Are you working on a calm down kit for your classroom this year? They are a great way to help students when they need to take a break, breathe, and calm down so they can continue their day. These are especially helpful for students with sensory processing needs. We have pulled together some creative, helpful, and teacher-approved products that will start or complete any calm down kit needs.
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Sure, there are sensory bin hacks and DIY versions of these products, but if you’re pressed for time, this is a nice option at a good price. The kit comes with water beads, water lava bubbles, color-changing silly putty, a narwhal, and a stretchy ring. Grab a few kits and your students will be on the path to calm in no time. You can also get more fidget toy ideas here.
This is part project/part stress relief. When you assemble the stress balls, you’ll have an opportunity to sneak in a quick science lesson: How do the beads expand? How long will it take? How many water beads will fit into each balloon? Once the stress balls are made, each student will then have their own go-to calm down toy.
Some classrooms have banned them, but you may want to consider keeping a fidget spinner or two in your calm down kit. They help soothe the mind and settle a fidgety student.
These stretchy bands are the perfect tool to encourage mindfulness. Dubbed fidget strings or monkey noodles, the noodles are ideal for children with ADHD or anxiety, and the tough material can withstand all sorts of pinching, stretching, and other manipulations. As a bonus, twist a few bands together to pull and you’ve got yourself a good arm exercise.
5. Magic Sand
Sandboxes are often marketed toward younger children, particularly toddlers, but magic sand can be the perfect addition to encourage mindfulness. Students can easily become mesmerized by the way the sand flows and stays together. It’s a great activity for helping students forget about their stress and simply relax. Stow the sand in a box or plastic bin for easy clean up.
6. Stress Balls
There’s a reason stress relief balls are still popular: They work! Stress relief balls double as a calm down method and a therapeutic sensory toy for students with ADHD or anxiety. Plus, these stress balls are just plain old fun to mush around in your hands! There are so many options out there, but we’re a big fan of these emoji ones. Or learn how you can make your own in this DIY stress balls article.
Sometimes calming down isn’t about doing something to calm down; sometimes it’s about not doing. If a student is feeling stressed and overwhelmed, these noise-canceling headphones can provide a quiet sanctuary in the middle of a busy classroom.
Expanding balls make a great addition to your mindfulness bin or chill-out corner. Toss a ball back and forth between friends or use it as a solitary toy to encourage and visualize slow, deep breaths. This set comes with two balls that both expand up to 12 inches.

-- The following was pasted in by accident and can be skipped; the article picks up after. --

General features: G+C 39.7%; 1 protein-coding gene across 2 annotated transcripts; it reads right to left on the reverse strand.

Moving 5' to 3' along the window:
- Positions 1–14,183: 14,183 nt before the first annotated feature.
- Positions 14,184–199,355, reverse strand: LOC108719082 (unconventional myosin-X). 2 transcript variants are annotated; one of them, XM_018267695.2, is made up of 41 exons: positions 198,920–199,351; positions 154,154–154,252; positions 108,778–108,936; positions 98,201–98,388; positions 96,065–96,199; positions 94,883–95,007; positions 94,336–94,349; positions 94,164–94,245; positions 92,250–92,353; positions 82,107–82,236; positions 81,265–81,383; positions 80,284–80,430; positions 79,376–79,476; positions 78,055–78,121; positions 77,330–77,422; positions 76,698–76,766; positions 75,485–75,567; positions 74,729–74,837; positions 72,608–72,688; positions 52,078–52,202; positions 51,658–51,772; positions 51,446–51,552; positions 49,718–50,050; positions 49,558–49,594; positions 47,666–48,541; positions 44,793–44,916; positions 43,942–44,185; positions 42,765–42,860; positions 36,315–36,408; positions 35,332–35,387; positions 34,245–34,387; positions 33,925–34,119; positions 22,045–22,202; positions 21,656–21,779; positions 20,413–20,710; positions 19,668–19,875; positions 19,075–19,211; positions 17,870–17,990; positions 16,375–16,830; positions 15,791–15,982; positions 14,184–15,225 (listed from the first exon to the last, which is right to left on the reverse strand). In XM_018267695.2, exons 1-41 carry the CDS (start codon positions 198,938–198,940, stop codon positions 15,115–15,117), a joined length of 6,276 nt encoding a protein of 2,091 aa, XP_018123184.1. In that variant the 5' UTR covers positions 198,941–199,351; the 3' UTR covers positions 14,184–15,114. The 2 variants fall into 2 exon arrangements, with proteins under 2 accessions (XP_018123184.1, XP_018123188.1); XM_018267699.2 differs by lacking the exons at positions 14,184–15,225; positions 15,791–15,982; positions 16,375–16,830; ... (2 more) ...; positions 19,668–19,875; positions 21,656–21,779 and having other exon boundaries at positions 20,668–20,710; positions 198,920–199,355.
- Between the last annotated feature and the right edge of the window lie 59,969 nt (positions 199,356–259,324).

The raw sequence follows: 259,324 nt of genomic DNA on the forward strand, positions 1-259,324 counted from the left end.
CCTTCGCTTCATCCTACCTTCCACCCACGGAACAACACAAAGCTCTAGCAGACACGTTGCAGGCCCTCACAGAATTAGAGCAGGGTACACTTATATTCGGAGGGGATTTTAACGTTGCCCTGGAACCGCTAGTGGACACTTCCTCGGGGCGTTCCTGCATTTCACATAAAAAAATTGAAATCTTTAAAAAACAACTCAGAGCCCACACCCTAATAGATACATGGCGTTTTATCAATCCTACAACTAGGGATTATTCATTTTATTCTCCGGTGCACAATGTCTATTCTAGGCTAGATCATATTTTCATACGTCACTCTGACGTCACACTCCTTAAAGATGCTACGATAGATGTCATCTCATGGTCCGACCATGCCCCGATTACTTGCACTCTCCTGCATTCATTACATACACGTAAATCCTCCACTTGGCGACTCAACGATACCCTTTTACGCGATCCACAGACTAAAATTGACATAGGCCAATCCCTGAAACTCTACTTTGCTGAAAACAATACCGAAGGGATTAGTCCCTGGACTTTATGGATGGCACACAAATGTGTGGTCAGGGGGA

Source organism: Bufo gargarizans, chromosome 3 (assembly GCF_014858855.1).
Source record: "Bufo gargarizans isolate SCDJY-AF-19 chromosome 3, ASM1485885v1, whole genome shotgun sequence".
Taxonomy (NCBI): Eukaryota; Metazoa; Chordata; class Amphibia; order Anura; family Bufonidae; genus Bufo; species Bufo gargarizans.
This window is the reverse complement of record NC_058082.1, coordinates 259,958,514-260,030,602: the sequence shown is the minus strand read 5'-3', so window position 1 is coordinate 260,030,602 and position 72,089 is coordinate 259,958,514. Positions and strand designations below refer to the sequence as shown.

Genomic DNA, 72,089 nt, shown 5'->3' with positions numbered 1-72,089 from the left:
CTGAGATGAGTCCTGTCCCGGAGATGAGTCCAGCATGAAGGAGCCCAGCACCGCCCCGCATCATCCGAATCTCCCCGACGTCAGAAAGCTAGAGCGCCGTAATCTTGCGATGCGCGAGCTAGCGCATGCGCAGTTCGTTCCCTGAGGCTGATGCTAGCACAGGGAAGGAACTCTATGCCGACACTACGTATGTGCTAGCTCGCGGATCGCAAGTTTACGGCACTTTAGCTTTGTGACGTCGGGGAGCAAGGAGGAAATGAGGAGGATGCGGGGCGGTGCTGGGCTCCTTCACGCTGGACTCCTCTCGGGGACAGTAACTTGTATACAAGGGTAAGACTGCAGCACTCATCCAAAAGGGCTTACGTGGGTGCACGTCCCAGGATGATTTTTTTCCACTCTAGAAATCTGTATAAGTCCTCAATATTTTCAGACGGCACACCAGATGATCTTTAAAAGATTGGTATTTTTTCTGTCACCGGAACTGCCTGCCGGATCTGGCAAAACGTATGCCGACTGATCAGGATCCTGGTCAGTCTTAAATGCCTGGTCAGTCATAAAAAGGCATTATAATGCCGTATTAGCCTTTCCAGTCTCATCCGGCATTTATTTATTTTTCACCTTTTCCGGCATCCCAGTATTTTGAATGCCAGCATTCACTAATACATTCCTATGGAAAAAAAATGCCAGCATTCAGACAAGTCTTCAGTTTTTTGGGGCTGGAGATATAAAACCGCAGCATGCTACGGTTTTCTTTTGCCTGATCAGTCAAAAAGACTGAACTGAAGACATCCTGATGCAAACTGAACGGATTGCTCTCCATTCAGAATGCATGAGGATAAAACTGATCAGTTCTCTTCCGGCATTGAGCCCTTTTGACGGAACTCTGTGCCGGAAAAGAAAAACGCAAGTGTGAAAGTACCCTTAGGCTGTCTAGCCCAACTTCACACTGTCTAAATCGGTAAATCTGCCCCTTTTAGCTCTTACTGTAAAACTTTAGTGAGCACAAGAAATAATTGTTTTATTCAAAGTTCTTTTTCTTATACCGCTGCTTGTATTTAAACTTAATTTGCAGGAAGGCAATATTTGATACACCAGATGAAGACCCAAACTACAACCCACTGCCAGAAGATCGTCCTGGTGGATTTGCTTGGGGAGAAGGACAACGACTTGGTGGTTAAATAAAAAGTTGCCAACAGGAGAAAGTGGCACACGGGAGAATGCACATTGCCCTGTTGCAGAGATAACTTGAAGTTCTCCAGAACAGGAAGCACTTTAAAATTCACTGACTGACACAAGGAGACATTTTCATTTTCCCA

Which Thinking Putty will you try? The Cosmic Thinking Putty comes with a glow charger, but this isn’t the only super cool putty. There is magnetic putty, glowing putty, color-changing putty, and optical illusion putty. Grab a few tins, and your students will be relaxed and peaceful in no time.
10. Cards for Calm
Ideal for students who can read independently, the Cards for Calm game doesn’t just distract your students; the cards actually teach them how to practice mindfulness and manage any stress, anxiety, and negative thinking. It can be played with multiple students or as a single-player game.
11. Unicorn Squishy
Who says all squishy stress relievers have to come in ball form? This unicorn squishy is so cute! Bonus: This unicorn doesn’t have plastic smell that many polyurethane toys have … and did we mention it’s tear-resistant?
12. Weighted Blanket
Weighted blankets are well known for their ability to help children (and even adults) calm down. This blanket would make a great addition to your reading corner. What’s better than a book and blanket to just chill out? Available in 15, 20, and 25 pounds.
13. Weighted Lap Pad
Don’t want to invest in a blanket? A weighted lap pad can also do the trick. These colorful pads also have different textures to further extend sensory benefits.
14. Coloring Books
Adult coloring books are all the rage, and for good reason: They help adults relax. However, adult coloring books aren’t just for adults. Older students (who already know how to color within the lines) will also benefit from these types of coloring books. You’ll want to keep lots of colored pencils (grab a 72-piece kit here) on hand for these projects.
15. Bubble Timer
Sometimes you need something really visual to help you take a break and get yourself centered again. These are similar to glitter jars you can make yourself, but this one is all set and ready to go.
These are great for general fidgeting, but they’re also good for those who like puzzles. They come with a set of four that can be broken apart and snapped together again, to give students a bit of a brain break.
17. Fidget Toys Kit
Here’s another kit that is worth a try. If you’re unsure what your students will respond to, this has plenty of options! You get 19 pieces in all, and they’re all great for fidgeting or as part of a calm down kit.
What are your favorite things to put in a calm down kit? Come and share in our WeAreTeachers HELPLINE group on Facebook.
Plus, check out these fidget toys to try. 5